Winner takes all!
The star-studded cross-country road trip comedy It’s a Mad Mad Mad Mad World inspired more than a few imitators, from The Cannonball Run and its sequel to 1987’s Million Dollar Mystery to 2001’s Rat Race, essentially a remake of the 1963 classic. One such imitator that has been off my radar until now is 1979’s Scavenger Hunt, directed by Michael Schultz (The Last Dragon) and featuring an insane all-star cast that includes Richard Benjamin, Cloris Leachman, Richard Masur, Richard Mulligan, Stephen Furst, Scatman Crothers, Cleavon Little, Dirk Benedict, Ruth Gordon, Willie Aames, Roddy McDowell, Tony Randall, Stephanie Faracy, Stuart Pankin, Meat Loaf, Vincent Price and even Arnold Schwarzenegger. There are so many familiar and likable faces that the movie feels like one giant party — which, I suspect, is what they were going for.
When millionaire Vincent Price passes away (spoilers I guess? It’s in the first scene), his greedy family shows up to collect their inheritance. However, there’s a catch: the full $200 million will go to the winner of a scavenger hunt, which sends a number of cars — the passengers of which are made up of some family, some staff — scrambling to collect everything from a suit of armor to a toilet and return the items to the mansion by 5 p.m. that day. Comic chaos ensues.
I have to confess something: I am generally not a fan of “busy” comedies. These are movies that attempt to wring laughs out of how much all of the actors can run around and yell, how much activity can be crammed into a single sequence, how loud and boisterous everything can be. I tend to find comedies like this exhausting rather than funny and often become distracted by the realization of just how hard everyone is working to make us laugh, which is often the last thing I want to be noticing in a comedy. Scavenger Hunt is definitely one of these movies. There are so many actors, so many plot lines, so much zaniness on display that it all becomes overkill. I don’t think this is unintentional; the movie’s excess is pretty much its reason for being. But even while the movie is trying really, really hard to be putting out a crazy amount of energy for every minute of its running time, I couldn’t help but be charmed by it. There are too many actors for whom I have great affection and in too many unusual combinations for the film to not be fun. How can I resist a car that contains Richard Benjamin at his slimiest, Cloris Leachman acting crazy and Richard Masur being hilarious as their oddball son, giving a performance that feels like it served as the primary inspiration for Dan Schneider’s Ricky in the classic teen comedy Better Off Dead? Or Stephanie Faracy as a sexy French maid riding alongside uppity Roddy McDowall and the great Cleavon Little? That’s a group of people I want to hang out with.
The greatest sin of Scavenger Hunt is just how overstuffed it is, an issue that extends even to the movie’s running time. While it’s not It’s a Mad Mad Mad Mad World long, Scavenger Hunt does clock in at just a few minutes shy of two hours. That’s hard to sustain for any comedy, and especially hard for a comedy that has to keep up this level of zany energy. Nowhere is the bloat more apparent than in the film’s climax, which I won’t spoil here except to say that it has to be a full 20 minutes long and could have been less than five. There is one idea presented, and then it’s presented four times more in what feels like real time. It is endless and it lets the air out of the movie even as it crescendos to it’s biggest flurry of activity and shouting. The wheels spin almost to the point of falling off, but only almost. The cast holds it together enough for Scavenger Hunt to cross the finish line and remain a really fun — if crowded and sometimes exhausting — comedy.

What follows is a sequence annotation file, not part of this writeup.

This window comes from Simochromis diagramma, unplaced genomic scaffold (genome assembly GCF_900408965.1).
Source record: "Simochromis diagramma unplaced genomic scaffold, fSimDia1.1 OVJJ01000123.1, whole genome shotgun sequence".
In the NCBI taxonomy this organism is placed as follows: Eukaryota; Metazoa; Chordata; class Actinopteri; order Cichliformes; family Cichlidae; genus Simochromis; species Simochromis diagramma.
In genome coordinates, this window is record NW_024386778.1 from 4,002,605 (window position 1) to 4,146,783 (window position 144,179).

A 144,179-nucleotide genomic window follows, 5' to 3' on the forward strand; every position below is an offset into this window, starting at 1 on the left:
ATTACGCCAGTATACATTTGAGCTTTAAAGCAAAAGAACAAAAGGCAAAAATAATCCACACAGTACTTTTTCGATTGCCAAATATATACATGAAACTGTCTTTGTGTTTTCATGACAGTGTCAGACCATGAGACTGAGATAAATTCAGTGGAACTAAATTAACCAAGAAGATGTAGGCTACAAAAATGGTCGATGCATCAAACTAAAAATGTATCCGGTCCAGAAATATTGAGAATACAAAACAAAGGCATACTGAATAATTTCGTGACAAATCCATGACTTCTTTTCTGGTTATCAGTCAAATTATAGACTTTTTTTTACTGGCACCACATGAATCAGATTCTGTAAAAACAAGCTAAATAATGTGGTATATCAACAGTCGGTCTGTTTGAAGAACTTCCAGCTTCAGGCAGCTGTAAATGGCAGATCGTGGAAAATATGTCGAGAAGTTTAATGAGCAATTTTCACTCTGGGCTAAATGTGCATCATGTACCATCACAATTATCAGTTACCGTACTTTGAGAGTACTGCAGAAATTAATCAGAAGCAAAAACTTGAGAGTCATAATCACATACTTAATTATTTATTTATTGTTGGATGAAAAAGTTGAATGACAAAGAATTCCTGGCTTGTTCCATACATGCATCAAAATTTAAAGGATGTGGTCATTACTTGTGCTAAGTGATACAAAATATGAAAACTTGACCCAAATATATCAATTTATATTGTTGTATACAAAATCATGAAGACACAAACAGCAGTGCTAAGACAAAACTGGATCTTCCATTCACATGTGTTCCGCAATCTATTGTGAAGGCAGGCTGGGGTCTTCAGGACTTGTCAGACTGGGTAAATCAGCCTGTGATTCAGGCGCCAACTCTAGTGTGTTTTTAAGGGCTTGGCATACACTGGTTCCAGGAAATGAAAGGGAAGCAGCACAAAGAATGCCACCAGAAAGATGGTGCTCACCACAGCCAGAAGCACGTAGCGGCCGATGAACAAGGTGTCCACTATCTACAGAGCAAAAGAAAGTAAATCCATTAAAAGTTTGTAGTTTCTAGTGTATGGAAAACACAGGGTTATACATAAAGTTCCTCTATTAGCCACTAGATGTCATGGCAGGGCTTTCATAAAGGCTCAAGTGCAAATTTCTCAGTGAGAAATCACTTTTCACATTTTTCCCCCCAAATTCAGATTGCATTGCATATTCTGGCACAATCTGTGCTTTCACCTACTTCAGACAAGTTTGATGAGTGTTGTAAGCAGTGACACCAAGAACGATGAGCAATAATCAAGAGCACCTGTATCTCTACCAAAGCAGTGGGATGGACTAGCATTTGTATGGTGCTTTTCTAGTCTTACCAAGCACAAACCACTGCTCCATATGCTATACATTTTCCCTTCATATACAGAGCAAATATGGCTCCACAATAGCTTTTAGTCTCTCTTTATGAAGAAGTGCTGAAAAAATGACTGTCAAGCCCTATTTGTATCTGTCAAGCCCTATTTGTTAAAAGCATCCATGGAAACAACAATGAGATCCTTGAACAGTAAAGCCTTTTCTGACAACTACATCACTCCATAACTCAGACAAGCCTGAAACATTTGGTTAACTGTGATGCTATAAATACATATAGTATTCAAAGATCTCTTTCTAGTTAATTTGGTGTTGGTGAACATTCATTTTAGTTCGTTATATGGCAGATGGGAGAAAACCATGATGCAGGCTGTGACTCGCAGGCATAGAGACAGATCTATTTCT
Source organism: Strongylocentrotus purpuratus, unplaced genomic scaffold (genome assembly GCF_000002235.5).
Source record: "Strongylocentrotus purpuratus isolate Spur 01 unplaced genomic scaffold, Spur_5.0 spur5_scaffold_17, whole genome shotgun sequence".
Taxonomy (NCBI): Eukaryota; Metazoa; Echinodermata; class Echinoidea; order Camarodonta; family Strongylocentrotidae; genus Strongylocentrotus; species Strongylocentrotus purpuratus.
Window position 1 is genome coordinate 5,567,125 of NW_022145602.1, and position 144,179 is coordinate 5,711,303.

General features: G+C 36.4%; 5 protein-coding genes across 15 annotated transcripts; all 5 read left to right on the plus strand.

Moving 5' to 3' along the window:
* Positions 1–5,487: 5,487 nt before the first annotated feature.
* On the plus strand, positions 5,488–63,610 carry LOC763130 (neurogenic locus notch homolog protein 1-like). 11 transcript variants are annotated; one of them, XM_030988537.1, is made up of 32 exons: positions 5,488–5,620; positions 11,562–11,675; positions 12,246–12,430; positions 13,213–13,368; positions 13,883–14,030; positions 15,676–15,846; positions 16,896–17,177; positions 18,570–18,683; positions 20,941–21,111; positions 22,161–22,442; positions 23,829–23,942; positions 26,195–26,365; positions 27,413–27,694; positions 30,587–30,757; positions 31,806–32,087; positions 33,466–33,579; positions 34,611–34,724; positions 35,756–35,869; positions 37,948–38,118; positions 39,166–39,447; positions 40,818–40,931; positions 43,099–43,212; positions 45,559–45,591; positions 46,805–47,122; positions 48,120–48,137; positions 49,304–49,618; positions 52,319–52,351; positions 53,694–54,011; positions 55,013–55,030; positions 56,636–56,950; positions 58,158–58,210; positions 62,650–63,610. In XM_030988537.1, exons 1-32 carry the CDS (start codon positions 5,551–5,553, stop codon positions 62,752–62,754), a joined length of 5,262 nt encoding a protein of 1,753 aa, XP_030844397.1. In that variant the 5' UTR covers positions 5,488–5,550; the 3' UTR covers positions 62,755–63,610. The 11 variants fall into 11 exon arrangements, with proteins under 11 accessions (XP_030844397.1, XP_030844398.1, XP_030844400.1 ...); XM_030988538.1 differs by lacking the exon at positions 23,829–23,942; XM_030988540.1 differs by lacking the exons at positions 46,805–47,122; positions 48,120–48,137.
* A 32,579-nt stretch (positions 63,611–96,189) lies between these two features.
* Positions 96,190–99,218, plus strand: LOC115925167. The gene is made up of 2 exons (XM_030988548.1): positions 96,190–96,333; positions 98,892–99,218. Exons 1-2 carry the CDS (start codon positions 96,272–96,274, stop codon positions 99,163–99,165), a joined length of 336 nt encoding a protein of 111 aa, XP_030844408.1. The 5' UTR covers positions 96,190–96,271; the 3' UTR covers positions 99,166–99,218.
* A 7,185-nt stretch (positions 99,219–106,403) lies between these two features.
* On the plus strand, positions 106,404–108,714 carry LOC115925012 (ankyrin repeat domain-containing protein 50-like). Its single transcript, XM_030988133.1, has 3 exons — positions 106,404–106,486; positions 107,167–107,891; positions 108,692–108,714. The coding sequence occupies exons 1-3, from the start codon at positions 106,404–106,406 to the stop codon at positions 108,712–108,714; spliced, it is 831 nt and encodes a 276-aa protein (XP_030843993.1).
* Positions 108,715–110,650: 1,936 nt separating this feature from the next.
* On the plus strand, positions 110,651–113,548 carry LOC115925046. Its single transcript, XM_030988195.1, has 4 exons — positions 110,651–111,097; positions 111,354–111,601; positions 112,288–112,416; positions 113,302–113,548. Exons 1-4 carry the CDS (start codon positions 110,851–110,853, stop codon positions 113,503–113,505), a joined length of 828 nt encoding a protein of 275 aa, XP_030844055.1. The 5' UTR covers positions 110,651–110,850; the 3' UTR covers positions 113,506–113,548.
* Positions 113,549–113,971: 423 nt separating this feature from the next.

Like a lot of overlooked or forgotten movies of the ‘70s and ’80s, Scavenger Hunt comes to Blu-ray courtesy of Kino Lorber as part of their “Studio Classics” line. The movie is presented in its original 1.85:1 widescreen aspect ratio in full 1080p HD, offering accurate skin tones and no visible wear or print damage but which is often soft and a bit on the washed out side, though I suspect both of those criticisms are inherent to the source and not the result of a deficient transfer. Schultz isn’t overly concerned with the photography of the movie, opting instead to cram the frame with actors and business, meaning even the best possible transfer is only ever going to make the movie look ok. The only audio option offered is a lossless stereo track that’s actually a little muddy, but again that may be a function of there being so much audio on the track. In addition to a commentary with director Michael Schultz, there are new 10-minute interviews with stars Richard Benjamin and Richard Masur, the latter of whom addresses the movie more regularly (Benjamin’s talk takes a look at his overall career) but both of which are interesting if a bit brief.
Scavenger Hunt is one of those movies that slipped by me all these years, so I’m really happy I had the chance to catch it in this high def presentation. It’s not a great comedy, but within it’s limited subgenre it’s a standout. They don’t really make movies like this anymore — I suspect assembling a cast of this caliber by 2017 standards would be prohibitively expensive — so we should appreciate the few that we got.
I’ll take too much of a good thing over not enough.